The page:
“Central Butte” is visible in this image taken by Curiosity’s Left Navigation Camera B Sol 2565 October 24, 2019
Credit: NASA/JPL-Caltech

NASA’s Curiosity Mars rover is now carrying out Sol 2567 duties.

Kristen Bennett, a planetary geologist at the USGS Astrogeology Science Center in Flagstaff, Arizona, reports that Curiosity is in an incredible area, with interesting rocks in the workspace and towering buttes ahead of the Mars machinery.

“There are some color variations within the workspace, with some gray blocks right in front of the rover,” Bennett notes. There are three contact science targets in the weekend plan, two are a combination of Alpha Particle X-Ray Spectrometer (APXS) and Mars Hand Lens Imager (MAHLI) observations, and one is a MAHLI-only observation.

Curiosity Chemistry & Camera (ChemCam) Remote Micro Imager (RMI) photo taken on Sol 2566, October 25, 2019.
Credit: NASA/JPL-Caltech/LANL

Clear the dust

“South Ronaldsay” is on a flat bedrock target, and the Dust Removal Tool will be used to clear the dust before the MAHLI and APXS observations, Bennett explains.

“White Craig” is a MAHLI and APXS target on a different block to characterize any potential variations in this area.

Curiosity Mast Camera (Mastcam) Left image taken on Sol 2565, October 24, 2019.
Credit: NASA/JPL-Caltech/MSSS

Finally, “The Doups” is a MAHLI-only target in which we will look obliquely at the side of a block to investigate the sedimentary structures in this area.

Remote science

The weekend plan is also chock-full of remote science.

The robot’s Chemistry and Camera (ChemCam) will target South Ronaldsay, so scientists can compare these results to the contact science observations.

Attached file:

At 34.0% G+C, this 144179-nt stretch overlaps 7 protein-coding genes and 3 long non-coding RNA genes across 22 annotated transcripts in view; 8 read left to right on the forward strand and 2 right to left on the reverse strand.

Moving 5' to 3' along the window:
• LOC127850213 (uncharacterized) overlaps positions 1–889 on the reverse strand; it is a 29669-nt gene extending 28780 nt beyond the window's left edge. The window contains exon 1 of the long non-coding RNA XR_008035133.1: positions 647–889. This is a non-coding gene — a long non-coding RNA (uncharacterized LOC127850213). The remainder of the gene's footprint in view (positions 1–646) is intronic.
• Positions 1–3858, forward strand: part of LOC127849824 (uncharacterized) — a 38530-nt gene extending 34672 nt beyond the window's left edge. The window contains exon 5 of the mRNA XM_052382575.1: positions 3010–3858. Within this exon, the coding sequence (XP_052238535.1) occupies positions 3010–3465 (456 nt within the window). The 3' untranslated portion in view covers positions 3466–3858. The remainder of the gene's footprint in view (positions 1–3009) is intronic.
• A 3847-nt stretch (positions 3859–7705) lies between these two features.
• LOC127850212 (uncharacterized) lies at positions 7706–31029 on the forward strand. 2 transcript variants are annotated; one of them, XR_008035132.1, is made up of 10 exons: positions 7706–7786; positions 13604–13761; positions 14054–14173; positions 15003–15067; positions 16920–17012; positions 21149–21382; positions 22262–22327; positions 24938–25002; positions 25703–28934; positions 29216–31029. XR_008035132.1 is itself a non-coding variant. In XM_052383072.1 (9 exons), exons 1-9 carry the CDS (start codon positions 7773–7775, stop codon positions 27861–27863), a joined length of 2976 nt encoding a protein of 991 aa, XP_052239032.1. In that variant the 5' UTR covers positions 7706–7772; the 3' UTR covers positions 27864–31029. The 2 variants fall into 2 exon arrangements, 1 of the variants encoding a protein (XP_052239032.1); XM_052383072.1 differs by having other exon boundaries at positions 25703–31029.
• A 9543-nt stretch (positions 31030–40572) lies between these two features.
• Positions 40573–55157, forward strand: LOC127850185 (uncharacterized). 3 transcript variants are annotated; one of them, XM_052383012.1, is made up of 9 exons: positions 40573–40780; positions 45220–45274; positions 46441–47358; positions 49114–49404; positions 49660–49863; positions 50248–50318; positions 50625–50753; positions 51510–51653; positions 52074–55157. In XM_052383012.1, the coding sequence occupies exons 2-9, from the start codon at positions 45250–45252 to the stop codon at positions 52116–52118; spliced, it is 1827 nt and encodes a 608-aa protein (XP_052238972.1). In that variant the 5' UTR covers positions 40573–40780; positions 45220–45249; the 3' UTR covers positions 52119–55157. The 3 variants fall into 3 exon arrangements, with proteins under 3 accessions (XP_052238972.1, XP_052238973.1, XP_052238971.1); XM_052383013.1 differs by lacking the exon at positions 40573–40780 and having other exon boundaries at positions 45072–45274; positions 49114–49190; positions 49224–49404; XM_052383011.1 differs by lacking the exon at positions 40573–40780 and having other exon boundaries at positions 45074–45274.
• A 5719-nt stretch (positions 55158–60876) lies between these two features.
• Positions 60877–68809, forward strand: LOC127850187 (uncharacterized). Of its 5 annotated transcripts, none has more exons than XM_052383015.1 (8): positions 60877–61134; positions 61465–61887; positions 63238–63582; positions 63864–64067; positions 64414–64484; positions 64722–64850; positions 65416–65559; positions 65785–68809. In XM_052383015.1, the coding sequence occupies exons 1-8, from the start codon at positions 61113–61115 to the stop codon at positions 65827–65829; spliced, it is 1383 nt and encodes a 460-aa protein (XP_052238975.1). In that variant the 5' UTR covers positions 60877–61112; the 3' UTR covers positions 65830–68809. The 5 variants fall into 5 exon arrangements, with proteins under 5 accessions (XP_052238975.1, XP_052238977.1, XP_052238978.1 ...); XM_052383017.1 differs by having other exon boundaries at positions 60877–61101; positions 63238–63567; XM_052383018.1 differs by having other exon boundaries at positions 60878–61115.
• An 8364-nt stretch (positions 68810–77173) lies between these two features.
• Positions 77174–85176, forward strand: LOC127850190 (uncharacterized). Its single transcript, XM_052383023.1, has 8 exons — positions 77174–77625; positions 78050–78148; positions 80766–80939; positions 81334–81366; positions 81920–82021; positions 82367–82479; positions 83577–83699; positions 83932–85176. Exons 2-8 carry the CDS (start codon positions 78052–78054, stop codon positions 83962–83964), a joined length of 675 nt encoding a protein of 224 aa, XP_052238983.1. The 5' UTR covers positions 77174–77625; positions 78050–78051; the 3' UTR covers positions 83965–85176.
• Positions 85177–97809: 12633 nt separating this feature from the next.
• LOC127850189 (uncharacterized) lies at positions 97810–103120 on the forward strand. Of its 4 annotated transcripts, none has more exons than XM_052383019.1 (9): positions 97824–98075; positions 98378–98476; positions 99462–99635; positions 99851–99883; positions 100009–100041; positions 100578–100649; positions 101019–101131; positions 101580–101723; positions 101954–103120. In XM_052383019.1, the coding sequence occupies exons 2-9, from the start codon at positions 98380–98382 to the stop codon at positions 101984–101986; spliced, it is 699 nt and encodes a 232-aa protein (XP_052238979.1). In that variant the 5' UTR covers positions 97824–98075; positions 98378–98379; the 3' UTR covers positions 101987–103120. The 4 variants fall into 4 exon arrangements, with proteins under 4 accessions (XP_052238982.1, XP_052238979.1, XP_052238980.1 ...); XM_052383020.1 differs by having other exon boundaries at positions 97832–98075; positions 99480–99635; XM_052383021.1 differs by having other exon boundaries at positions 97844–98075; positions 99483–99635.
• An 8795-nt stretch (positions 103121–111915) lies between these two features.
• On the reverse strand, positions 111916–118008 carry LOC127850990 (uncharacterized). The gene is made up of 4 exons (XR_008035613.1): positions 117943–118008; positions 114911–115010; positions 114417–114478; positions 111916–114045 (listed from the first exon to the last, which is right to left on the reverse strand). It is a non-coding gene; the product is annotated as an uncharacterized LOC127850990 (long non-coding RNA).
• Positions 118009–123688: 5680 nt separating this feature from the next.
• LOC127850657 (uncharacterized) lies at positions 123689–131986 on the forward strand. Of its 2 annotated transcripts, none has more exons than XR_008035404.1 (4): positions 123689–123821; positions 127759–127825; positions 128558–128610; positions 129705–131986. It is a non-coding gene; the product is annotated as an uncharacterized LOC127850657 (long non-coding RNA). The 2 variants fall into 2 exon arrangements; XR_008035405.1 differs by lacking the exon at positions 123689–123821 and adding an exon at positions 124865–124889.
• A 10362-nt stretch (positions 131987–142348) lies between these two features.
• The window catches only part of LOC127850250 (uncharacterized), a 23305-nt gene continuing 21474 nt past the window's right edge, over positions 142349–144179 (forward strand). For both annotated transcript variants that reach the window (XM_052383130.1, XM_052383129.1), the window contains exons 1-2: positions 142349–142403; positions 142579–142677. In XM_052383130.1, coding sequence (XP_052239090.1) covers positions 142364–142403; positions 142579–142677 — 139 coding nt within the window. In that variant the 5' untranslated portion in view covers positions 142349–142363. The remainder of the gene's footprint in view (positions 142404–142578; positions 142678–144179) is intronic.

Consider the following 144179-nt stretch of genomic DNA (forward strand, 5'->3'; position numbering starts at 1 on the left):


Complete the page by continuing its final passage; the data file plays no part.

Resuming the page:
Curiosity Left Navigation Camera B photo acquired on Sol 2565, October 24, 2019.
Credit: NASA/JPL-Caltech

ChemCam will also target “Ruvaal,” which is on another part of the bedrock in the workspace, to test for variations. Mastcam will take documentation images of both of these ChemCam targets.

Curiosity Left Navigation Camera B image acquired on Sol 2566, October 25, 2019.
Credit: NASA/JPL-Caltech

Butte and tower country

Additionally, there are two large Mastcam mosaics in the plan.

“Curiosity is now driving through butte and tower country, so we planned mosaics to cover two of the nearby buttes,” Bennett reports. “One mosaic is of ‘Central Butte,’ which we will continue to drive around. Another is of “Rapness,” which is off to the east of the rover.”

After all these observations, Curiosity will drive towards Central Butte, Bennett adds, to start investigating the laminations that outcrop there. To add even more science observations to the plan, Curiosity will also take mid-drive imaging with Mastcam in order to get stereo information of the butte.

Curiosity Chemistry & Camera (ChemCam) RMI image taken on Sol 2565, October 24, 2019.
Credit: NASA/JPL-Caltech/LANL

“Usually we get stereo by taking a Mastcam image of a target with both the right and left Mastcam cameras. But we can also obtain stereo by taking a picture, physically moving the rover a little bit, and then taking another picture,” Bennett concludes. “This butte is showing off some amazing laminations, so we are doing this long baseline stereo observation to better characterize this area.”


New road map

A new road map shows the route driven by NASA’s Mars rover Curiosity through the 2563 Martian day, or sol, of the rover’s mission on Mars (October 22, 2019).

Numbering of the dots along the line indicate the sol number of each drive. North is up. From Sol 2559 to Sol 2563, Curiosity had driven a straight line distance of about 15.35 feet (4.68 meters).



Since touching down in Bradbury Landing in August 2012, Curiosity has driven 13.15 miles (21.17 kilometers).

The base image from the map is from the High Resolution Imaging Science Experiment Camera (HiRISE) in NASA’s Mars Reconnaissance Orbiter.

Curiosity Right Navigation Camera B image acquired on Sol 2566, October 25, 2019.
Credit: NASA/JPL-Caltech

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